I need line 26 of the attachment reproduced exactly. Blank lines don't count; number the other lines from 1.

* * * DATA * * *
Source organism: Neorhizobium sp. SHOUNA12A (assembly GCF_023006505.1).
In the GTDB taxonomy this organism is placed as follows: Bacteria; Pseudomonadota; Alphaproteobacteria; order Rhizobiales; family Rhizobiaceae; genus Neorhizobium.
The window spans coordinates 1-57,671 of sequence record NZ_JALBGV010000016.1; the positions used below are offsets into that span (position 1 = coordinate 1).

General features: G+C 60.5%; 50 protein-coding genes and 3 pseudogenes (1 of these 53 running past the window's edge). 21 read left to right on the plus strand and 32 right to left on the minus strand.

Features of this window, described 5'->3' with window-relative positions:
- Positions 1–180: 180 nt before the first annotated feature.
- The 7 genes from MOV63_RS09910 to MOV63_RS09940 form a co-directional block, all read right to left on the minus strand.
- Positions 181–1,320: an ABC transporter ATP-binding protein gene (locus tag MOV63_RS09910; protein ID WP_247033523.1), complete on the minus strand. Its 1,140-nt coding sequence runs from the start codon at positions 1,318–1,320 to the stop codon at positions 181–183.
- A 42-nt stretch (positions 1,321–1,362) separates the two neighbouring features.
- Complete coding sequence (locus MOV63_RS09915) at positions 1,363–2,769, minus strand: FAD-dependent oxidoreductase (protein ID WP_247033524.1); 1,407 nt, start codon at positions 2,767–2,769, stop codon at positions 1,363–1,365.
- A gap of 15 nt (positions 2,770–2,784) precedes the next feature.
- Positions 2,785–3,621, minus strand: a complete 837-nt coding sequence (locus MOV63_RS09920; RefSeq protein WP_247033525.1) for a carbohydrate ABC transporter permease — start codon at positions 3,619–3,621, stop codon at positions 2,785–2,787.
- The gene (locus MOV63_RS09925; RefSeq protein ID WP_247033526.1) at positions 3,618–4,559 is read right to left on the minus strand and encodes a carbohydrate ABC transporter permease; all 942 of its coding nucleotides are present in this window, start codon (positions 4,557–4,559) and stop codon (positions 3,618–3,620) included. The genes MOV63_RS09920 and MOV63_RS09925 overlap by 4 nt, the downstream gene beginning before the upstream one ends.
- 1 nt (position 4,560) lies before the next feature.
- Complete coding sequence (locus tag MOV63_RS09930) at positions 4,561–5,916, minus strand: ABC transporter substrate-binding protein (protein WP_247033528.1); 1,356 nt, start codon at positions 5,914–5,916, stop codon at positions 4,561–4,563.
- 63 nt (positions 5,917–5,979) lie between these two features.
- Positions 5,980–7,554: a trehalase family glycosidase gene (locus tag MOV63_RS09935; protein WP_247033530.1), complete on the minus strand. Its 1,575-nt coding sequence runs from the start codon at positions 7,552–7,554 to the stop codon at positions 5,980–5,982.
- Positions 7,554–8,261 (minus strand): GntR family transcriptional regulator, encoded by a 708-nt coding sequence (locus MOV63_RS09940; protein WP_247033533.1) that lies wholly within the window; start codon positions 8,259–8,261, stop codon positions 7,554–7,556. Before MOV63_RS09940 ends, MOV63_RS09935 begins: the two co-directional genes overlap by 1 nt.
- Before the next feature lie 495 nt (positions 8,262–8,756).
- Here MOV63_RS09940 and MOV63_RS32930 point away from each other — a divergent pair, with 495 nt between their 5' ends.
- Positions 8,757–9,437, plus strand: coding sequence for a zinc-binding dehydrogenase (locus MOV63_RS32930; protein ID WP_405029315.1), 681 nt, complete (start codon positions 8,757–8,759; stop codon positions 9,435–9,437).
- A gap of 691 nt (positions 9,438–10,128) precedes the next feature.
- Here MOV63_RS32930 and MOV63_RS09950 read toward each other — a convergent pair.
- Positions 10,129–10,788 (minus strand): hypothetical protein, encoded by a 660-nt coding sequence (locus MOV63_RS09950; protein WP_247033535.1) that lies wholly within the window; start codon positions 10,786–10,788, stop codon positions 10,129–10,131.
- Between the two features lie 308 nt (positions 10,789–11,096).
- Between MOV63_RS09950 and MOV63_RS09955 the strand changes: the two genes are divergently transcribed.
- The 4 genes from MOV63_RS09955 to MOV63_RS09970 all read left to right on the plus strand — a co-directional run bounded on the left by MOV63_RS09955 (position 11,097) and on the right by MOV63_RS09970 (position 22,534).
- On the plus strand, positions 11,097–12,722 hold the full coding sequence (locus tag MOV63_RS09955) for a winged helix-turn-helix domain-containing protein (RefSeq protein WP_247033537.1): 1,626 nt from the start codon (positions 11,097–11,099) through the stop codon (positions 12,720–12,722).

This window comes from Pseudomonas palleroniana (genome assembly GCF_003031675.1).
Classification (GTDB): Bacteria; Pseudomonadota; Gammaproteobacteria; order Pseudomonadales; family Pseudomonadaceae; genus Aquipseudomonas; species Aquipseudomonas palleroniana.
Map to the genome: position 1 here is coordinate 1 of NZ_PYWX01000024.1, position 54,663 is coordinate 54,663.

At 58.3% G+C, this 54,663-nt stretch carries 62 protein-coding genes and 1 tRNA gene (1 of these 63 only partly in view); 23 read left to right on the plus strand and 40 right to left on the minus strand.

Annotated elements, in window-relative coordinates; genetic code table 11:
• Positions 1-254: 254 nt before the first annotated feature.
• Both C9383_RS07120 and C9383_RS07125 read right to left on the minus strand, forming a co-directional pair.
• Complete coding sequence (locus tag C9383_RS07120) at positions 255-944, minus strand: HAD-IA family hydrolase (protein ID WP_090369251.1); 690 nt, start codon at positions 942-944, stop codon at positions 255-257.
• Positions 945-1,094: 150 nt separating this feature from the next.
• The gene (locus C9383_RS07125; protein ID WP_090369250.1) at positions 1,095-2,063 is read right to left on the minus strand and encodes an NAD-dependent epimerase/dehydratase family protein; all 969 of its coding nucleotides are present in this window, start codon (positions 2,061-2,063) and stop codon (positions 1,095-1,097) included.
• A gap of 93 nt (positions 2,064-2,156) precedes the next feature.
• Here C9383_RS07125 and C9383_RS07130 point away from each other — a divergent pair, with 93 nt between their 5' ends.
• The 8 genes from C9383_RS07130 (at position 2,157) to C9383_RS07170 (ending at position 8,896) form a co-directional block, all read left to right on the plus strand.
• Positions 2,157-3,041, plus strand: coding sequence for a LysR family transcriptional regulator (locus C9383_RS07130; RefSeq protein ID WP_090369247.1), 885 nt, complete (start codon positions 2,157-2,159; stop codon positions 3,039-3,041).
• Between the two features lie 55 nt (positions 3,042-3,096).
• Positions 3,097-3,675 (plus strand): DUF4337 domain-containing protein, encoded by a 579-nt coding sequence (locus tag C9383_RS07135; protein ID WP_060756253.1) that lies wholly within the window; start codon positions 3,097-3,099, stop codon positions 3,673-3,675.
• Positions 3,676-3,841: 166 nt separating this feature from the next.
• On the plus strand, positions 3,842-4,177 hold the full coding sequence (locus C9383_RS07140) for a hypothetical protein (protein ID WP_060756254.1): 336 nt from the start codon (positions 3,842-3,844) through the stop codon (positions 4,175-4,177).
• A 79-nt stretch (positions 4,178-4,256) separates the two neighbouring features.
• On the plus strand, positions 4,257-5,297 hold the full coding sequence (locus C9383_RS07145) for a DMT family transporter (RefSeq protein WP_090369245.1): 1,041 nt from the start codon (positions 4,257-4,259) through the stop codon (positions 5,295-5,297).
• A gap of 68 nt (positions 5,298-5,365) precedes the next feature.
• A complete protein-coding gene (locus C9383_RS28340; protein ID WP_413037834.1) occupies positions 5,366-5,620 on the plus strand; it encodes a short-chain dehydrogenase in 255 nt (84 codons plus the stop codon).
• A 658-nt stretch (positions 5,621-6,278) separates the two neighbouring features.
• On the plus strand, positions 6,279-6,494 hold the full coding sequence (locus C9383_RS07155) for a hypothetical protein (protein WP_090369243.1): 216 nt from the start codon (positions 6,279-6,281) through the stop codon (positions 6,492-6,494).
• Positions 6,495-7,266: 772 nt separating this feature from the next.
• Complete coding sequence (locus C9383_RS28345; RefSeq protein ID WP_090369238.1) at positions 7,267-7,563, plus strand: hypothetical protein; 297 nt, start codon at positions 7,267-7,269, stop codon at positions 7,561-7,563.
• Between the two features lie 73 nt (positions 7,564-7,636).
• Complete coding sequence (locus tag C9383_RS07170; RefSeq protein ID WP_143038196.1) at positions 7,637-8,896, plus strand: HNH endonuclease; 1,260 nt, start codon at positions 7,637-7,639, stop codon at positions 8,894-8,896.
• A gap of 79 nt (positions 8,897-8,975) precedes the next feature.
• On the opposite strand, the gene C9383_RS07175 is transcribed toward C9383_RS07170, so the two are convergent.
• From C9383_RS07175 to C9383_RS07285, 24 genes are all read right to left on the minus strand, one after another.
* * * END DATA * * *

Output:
- Between MOV63_RS09950 and MOV63_RS09955 the strand changes: the two genes are divergently transcribed.